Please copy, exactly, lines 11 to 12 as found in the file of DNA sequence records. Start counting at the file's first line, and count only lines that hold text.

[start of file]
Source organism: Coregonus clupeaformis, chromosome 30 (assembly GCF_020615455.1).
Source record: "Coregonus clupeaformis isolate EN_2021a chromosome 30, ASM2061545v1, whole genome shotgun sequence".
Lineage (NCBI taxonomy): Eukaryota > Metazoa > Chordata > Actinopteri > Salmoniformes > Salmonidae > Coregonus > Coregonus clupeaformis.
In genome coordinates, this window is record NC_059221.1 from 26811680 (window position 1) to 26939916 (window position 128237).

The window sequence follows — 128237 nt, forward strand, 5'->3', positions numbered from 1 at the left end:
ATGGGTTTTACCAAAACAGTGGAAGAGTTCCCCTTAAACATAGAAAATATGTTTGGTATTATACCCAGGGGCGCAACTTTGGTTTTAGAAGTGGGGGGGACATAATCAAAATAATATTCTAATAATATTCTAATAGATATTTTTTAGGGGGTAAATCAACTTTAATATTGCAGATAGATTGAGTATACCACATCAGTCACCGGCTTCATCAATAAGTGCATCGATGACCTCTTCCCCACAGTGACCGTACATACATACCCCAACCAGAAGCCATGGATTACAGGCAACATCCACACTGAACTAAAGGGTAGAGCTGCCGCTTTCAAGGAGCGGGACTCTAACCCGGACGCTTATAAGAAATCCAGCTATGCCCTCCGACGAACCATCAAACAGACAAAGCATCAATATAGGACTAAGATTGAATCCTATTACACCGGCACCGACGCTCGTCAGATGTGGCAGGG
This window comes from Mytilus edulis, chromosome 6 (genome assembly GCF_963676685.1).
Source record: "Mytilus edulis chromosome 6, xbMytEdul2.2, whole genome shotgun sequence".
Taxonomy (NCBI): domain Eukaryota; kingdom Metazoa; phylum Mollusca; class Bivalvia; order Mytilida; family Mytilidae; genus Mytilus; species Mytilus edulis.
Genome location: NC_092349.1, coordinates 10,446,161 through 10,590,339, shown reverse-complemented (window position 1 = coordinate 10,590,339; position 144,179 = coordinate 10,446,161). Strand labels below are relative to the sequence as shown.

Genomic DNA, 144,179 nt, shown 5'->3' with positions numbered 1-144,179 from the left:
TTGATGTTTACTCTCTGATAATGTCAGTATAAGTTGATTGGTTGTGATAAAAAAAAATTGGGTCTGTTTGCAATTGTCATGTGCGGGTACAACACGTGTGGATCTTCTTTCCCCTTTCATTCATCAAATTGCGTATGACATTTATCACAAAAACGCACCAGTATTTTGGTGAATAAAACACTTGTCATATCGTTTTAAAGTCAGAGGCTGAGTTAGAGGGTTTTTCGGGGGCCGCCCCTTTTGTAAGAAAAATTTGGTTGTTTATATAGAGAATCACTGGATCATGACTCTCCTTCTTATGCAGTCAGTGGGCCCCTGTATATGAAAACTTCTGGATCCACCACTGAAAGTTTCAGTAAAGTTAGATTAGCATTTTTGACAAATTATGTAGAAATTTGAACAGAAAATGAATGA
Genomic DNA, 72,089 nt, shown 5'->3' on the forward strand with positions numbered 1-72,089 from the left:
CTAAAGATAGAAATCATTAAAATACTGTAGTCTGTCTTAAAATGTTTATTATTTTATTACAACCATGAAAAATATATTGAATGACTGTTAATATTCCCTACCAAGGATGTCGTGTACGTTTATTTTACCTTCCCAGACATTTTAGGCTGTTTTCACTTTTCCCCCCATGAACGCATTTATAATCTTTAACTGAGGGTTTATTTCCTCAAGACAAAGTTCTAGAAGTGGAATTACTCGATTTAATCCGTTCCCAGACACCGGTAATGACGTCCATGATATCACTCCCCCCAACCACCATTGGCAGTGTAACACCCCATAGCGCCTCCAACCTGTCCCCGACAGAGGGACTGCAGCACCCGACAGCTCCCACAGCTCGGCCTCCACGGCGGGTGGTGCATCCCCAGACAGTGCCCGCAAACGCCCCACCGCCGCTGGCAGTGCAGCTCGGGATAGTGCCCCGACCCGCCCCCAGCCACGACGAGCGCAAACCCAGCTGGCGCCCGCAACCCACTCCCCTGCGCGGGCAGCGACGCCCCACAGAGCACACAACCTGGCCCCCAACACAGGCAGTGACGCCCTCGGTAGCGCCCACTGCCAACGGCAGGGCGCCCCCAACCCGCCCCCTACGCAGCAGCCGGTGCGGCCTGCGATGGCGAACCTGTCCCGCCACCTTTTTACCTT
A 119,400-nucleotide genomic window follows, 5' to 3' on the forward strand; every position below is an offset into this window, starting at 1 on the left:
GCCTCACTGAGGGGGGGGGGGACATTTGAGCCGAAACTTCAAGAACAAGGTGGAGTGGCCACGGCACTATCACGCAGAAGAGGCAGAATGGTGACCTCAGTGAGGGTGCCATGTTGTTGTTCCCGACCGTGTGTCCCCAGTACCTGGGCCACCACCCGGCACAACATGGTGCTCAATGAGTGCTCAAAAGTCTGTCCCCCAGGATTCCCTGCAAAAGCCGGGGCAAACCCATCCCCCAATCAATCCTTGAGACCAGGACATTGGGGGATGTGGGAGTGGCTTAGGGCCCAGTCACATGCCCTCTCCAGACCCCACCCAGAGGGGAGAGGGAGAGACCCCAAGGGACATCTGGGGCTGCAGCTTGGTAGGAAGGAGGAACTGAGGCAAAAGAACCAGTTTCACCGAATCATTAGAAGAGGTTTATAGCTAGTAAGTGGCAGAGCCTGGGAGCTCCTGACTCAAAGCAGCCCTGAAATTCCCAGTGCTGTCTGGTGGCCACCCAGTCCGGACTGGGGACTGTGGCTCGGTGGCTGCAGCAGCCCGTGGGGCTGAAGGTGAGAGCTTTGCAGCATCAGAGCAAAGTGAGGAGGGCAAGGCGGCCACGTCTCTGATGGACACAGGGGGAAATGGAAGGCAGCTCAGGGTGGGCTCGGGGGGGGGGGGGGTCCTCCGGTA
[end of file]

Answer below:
Genomic DNA, 144,179 nt, shown 5'->3' with positions numbered 1-144,179 from the left:
TTGATGTTTACTCTCTGATAATGTCAGTATAAGTTGATTGGTTGTGATAAAAAAAAATTGGGTCTGTTTGCAATTGTCATGTGCGGGTACAACACGTGTGGATCTTCTTTCCCCTTTCATTCATCAAATTGCGTATGACATTTATCACAAAAACGCACCAGTATTTTGGTGAATAAAACACTTGTCATATCGTTTTAAAGTCAGAGGCTGAGTTAGAGGGTTTTTCGGGGGCCGCCCCTTTTGTAAGAAAAATTTGGTTGTTTATATAGAGAATCACTGGATCATGACTCTCCTTCTTATGCAGTCAGTGGGCCCCTGTATATGAAAACTTCTGGATCCACCACTGAAAGTTTCAGTAAAGTTAGATTAGCATTTTTGACAAATTATGTAGAAATTTGAACAGAAAATGAATGA